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Should An Architect Be Involved During Construction?

The importance of an architect’s involvement during construction:

You’ve decided to take that giant leap to remodel your home, build an addition, or even build a custom home. You’ve chosen your architect, the drawings are done, you’ve chosen a builder, & the permits have been issued.

You’ve started construction and things are proceeding smoothly… or at least it appears that way. But you don’t REALLY know, do you?

Unless you know how to build & understand construction, you’re assuming the work is being done correctly.

There are 4 primary reasons why you should involve the architect during construction:

People make mistakes:
While you should have absolute faith and trust in your builder, the reality is that people do make mistakes & things can fall through the cracks. The builder may not personally be doing the work himself & is not closely overseeing the work being done.

His employees may not have studied the drawings close enough or understand the finer points of construction. Maybe the builder was aware of certain decisions made with the owner or the architect, but didn’t relay that information to the person doing the actual work.

An architect is another set of eyes on the work being done to make sure it’s being done correctly & completely.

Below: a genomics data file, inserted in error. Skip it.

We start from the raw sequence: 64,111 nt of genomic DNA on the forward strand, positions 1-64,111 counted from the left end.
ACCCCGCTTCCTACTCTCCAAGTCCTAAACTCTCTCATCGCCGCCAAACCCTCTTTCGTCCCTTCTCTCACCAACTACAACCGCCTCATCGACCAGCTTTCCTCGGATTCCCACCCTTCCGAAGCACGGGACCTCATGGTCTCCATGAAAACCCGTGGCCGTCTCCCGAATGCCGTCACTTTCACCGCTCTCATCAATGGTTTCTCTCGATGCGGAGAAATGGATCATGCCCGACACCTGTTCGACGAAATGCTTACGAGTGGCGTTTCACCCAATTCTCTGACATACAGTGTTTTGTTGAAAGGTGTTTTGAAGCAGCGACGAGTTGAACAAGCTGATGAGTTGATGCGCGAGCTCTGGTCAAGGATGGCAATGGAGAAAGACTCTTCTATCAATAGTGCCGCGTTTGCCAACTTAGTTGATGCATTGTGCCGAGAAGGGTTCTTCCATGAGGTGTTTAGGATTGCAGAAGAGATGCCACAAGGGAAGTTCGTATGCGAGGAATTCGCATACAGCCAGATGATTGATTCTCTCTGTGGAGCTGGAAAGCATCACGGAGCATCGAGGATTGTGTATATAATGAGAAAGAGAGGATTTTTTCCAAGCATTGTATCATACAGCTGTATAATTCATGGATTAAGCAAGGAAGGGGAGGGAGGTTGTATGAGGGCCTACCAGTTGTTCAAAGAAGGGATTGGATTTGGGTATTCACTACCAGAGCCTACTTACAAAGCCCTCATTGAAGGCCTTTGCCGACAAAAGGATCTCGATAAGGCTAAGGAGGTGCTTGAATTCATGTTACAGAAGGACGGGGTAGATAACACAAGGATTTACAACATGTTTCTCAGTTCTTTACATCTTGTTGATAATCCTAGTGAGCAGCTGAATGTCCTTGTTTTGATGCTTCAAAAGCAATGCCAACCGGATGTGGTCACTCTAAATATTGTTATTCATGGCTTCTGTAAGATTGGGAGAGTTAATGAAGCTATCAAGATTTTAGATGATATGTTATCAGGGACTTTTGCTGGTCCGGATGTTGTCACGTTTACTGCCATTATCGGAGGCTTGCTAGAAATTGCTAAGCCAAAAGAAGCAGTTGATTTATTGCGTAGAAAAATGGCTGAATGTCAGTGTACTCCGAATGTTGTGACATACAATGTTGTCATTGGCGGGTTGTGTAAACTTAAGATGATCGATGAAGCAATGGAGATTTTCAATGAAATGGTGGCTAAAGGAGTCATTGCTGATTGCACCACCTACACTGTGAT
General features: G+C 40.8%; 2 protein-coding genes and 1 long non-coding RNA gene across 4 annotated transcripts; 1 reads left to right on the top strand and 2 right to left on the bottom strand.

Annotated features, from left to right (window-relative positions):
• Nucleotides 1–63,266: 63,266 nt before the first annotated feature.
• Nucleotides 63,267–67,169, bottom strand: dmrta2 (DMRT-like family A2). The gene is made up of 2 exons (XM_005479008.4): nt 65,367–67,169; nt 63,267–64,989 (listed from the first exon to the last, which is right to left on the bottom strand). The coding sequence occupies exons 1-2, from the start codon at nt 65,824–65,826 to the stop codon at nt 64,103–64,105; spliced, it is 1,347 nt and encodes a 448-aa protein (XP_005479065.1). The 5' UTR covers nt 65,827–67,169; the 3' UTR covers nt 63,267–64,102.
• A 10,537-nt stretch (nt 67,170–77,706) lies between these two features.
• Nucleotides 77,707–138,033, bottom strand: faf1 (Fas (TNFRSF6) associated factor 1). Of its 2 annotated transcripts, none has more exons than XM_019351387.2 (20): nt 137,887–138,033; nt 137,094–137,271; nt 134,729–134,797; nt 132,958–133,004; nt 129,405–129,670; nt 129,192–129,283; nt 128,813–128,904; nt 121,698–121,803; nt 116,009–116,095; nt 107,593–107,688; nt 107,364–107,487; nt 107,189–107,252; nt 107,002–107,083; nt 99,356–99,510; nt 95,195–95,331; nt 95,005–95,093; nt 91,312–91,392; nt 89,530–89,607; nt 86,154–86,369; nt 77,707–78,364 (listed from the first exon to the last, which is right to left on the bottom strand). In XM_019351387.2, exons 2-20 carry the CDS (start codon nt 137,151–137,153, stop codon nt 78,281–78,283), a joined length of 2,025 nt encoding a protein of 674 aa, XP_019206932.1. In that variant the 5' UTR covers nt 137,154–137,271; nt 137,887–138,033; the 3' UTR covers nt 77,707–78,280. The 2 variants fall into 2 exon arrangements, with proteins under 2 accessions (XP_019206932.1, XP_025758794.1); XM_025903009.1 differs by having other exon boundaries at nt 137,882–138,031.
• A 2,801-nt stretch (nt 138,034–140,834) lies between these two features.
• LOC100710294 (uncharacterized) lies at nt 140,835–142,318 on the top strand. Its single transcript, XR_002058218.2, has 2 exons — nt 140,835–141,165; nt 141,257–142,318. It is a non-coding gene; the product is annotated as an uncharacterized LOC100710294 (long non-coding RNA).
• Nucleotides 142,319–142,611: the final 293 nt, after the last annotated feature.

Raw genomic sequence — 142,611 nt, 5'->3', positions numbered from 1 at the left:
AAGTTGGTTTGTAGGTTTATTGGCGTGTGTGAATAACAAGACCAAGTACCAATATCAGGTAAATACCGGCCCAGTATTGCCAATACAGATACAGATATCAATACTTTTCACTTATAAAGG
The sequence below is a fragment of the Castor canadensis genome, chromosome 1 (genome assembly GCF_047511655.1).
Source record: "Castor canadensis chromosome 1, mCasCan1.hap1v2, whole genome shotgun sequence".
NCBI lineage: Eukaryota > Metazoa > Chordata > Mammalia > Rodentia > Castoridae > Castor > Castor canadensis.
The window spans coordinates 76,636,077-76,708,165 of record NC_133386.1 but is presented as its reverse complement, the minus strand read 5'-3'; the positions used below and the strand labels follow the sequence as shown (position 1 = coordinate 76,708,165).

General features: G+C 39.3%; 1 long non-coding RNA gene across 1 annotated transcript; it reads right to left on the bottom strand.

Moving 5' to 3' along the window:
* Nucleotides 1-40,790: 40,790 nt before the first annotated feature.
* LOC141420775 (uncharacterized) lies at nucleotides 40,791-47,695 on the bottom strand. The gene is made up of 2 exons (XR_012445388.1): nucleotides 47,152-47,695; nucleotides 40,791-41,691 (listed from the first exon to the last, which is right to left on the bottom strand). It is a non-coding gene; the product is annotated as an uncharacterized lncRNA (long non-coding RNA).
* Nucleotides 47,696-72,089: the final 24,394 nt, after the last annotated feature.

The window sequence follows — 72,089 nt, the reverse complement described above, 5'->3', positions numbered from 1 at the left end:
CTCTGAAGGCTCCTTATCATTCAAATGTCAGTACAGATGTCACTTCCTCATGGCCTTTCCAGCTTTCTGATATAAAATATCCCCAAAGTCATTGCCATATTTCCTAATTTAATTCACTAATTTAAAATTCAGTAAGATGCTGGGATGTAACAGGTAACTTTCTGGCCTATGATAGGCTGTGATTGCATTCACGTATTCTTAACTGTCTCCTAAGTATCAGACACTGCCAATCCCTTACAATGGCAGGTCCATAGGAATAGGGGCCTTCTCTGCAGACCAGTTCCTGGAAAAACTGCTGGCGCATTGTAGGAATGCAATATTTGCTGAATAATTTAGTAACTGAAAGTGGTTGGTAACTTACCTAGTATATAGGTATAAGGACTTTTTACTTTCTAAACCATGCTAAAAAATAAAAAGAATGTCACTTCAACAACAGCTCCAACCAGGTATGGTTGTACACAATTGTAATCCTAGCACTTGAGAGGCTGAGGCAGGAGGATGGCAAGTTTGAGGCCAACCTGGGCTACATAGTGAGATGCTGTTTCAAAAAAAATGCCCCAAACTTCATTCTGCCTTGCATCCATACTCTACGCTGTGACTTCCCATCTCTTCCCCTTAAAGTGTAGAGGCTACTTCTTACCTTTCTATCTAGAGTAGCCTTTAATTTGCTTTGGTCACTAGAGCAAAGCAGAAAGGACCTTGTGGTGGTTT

Don’t blindly trust the builder:
Unfortunately, there are some builders out there who will knowingly cut corners to save money, which they profit by at your expense. They’ll substitute inferior materials without your knowledge, such as installing aluminum flashing while you paid for copper.

There’s a big difference in price & quality, and you’ve paid for one & got the other.

If the architect is involved on a regular basis during construction, they will confirm that what’s being built is done according to the drawings.

Don’t blindly trust the building inspector:
When you pay a building permit fee, you’re paying for an inspector to visit the site at various times to inspect the work being done. When they do these inspections, many times they’re only seeing if what’s being built is being done according to “code,” which is not what they should be doing.

They should be checking to see if it’s being built according to the construction drawings, which could have a higher standard. Many times, they’ll do an inspection & don’t even have the drawings with them. Some inspectors are very “by the book” while doing an inspection, while others might simply be doing a cursory inspection.

On older houses being remodeled, I’ve seen work that was clearly in violation of the code and it makes me wonder what the building inspector was doing.

Once again, the architect is the one who can confirm if the work being done is being done according to the drawings (which you’ve spent time, money, and energy on).

The architect knows best:

This where the architect comes in… you hired them to design your project & do the construction drawings. They are intimately familiar with what the builder is being asked to build, as the construction drawings are the basis of your contract with them.

The builder should be building according to those construction drawings, not his own standards which might be lower.

Should you involve the architect during construction?